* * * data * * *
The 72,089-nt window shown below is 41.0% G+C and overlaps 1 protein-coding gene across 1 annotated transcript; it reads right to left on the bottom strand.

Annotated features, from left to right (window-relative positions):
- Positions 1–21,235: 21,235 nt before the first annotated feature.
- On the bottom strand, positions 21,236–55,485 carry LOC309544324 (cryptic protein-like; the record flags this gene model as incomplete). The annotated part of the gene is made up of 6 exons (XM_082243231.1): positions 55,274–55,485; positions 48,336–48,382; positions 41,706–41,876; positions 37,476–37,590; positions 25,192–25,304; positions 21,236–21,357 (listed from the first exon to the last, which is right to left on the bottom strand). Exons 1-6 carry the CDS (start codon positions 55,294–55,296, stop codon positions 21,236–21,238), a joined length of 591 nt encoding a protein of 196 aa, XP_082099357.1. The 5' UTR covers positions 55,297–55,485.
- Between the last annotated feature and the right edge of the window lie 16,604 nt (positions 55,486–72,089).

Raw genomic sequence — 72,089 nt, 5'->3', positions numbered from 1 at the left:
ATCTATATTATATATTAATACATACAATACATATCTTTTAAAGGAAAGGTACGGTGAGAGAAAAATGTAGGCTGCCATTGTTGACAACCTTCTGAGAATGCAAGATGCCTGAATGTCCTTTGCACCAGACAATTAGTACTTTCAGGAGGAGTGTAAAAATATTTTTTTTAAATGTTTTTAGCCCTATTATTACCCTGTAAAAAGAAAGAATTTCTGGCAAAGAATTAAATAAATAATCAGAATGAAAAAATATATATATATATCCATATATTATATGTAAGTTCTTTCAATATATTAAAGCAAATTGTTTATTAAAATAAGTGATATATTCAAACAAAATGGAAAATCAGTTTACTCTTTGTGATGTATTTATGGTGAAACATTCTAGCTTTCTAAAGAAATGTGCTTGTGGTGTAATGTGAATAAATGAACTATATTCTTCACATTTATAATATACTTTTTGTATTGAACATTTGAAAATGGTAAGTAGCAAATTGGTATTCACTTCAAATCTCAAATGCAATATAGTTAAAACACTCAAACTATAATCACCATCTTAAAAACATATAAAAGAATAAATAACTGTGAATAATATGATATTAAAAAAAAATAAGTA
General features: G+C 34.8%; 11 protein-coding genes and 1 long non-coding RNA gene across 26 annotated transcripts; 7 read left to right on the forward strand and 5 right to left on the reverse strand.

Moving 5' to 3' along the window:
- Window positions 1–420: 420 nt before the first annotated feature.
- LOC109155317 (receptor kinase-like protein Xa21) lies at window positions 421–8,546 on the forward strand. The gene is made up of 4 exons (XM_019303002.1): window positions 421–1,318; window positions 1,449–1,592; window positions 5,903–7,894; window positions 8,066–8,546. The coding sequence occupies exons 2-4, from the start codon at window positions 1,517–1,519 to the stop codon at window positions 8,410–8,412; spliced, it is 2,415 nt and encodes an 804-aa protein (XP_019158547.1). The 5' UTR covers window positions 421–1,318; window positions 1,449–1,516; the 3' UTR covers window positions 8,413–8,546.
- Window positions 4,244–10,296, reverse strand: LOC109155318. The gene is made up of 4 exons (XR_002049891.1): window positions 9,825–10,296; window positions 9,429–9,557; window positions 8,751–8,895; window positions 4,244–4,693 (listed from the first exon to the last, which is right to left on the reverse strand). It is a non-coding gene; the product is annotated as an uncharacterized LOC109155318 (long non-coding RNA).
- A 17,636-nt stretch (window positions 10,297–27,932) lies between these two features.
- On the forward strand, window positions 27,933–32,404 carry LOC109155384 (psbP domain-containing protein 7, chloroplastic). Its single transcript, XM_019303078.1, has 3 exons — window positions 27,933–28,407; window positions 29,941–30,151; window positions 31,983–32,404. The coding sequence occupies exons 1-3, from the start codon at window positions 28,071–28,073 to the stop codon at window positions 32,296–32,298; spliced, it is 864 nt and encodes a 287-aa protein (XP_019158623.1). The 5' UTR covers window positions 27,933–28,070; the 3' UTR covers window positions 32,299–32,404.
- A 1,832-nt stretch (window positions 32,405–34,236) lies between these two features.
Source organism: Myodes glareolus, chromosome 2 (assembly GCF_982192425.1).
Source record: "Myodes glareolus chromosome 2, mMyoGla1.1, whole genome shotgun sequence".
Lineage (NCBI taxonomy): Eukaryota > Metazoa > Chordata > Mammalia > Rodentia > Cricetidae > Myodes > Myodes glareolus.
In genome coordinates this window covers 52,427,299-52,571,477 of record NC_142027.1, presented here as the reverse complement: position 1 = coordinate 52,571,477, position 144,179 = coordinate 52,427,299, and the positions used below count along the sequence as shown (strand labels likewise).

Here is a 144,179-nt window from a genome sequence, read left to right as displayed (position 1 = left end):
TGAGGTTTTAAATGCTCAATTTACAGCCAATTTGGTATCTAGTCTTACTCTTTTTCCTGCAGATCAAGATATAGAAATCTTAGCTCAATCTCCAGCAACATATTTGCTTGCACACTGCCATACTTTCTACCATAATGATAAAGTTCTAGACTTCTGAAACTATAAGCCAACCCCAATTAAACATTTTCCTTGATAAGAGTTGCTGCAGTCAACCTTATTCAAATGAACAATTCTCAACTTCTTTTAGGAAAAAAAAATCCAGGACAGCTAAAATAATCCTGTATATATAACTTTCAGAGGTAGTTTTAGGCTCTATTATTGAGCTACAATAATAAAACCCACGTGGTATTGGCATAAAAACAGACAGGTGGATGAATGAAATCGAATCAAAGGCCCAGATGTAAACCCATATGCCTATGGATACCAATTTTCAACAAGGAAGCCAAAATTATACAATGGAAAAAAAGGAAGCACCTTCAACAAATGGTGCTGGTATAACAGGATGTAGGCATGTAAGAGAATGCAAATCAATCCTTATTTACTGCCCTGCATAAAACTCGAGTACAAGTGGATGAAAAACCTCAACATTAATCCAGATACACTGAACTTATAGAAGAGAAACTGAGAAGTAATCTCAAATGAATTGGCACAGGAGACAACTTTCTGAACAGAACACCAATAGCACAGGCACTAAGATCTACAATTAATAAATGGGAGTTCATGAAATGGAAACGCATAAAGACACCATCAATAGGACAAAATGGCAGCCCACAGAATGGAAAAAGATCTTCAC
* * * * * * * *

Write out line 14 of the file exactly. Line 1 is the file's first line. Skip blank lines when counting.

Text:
- On the forward strand, window positions 27,933–32,404 carry LOC109155384 (psbP domain-containing protein 7, chloroplastic). Its single transcript, XM_019303078.1, has 3 exons — window positions 27,933–28,407; window positions 29,941–30,151; window positions 31,983–32,404. The coding sequence occupies exons 1-3, from the start codon at window positions 28,071–28,073 to the stop codon at window positions 32,296–32,298; spliced, it is 864 nt and encodes a 287-aa protein (XP_019158623.1). The 5' UTR covers window positions 27,933–28,070; the 3' UTR covers window positions 32,299–32,404.